At 5-4 the Colts next went on the road to face the 7-2 Dolphins. Jones had to leave the game in the first period with injured ribs and they trailed 14-9. That did not stop the Colts as Domres came in and ran a ball control offense that gained 180 yards on the ground and scored 4 rushing td’s as the Colts shocked the Dolphins 33-17 to pull within one game of the division lead.
The next two weeks the Colts collectively outscored the Chiefs and Giants 49-14 for easy wins. The games were highlighted by interception returns for scores by free agent DB Jackie Wallace and 17th round draft selection, linebacker Stan White who that year would set an NFL record for most interceptions by a linebacker in a season with 8.
The 8-4 Colts next hosted a rematch with the 9-3 Dolphins on 33rd Street to play for the division lead. It was the Colts first home sellout since 1972.
The Colts needed a win.
With fog rolling in Memorial Stadium during overtime to add to the drama, a Miami punt rolled out of bounds on the Colt 4 yard line. Jones converted a key third down with a 20-yard completion to TE Raymond Chester to keep the drive rolling. Jones eventually drove the Colts for 17 plays taking them to the Dolphin 14. Where at 12:44 of OT, Toni Linhart’s 31-yard field goal not only beat the Dolphins 10-7, but brought the 1-4 Colts all the way back to tie the Dolphins for the division lead. By virtue of sweeping the Dolphins, now the Colts had only to beat the 3-10 Patriots at home in week 14 to complete the most outstanding and surprising turnaround in NFL history and clinch the AFC Eastern Division.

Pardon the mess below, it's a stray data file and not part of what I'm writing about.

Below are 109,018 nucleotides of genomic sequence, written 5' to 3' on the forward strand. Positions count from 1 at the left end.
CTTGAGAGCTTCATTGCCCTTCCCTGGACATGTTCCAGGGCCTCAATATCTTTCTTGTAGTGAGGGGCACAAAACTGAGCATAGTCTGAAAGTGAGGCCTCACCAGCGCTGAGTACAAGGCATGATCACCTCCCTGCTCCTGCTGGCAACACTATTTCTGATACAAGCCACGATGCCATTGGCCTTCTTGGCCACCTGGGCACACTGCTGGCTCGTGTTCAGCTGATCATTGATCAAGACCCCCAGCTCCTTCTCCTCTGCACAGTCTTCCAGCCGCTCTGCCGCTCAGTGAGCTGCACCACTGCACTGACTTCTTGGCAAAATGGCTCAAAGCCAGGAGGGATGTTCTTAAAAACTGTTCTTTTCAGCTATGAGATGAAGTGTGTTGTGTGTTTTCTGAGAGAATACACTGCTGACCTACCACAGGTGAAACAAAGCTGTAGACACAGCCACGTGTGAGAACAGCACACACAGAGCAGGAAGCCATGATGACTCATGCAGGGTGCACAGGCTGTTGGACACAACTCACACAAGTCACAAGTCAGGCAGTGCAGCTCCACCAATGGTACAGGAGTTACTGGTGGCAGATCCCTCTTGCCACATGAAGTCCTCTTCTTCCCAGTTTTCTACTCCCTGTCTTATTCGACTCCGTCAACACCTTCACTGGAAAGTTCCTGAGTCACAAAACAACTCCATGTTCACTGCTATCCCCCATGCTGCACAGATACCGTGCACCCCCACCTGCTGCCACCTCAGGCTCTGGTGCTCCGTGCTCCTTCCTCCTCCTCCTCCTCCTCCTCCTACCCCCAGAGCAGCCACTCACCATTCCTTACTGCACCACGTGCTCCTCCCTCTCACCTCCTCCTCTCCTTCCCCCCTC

December 21, 1975
The Colts had won 8 games in a row, they were the hottest team in the NFL and playing with confidence. While all of the 48,400 fans in attendance that afternoon figured that after beating the Dolphins, a win over the 3-10 Patriots seemed a foregone conclusion.
But someone forgot to tell the Patriots.
Allen Carter silenced Memorial Stadium by returning the opening kickoff for a TD and when rookie QB Steve Grogan ran for a 4th quarter score the Patriots led 21-20. Yet the vibe that hovered at Memorial Stadium was one of confidence. There was no way the Colts could lose.
And they did not…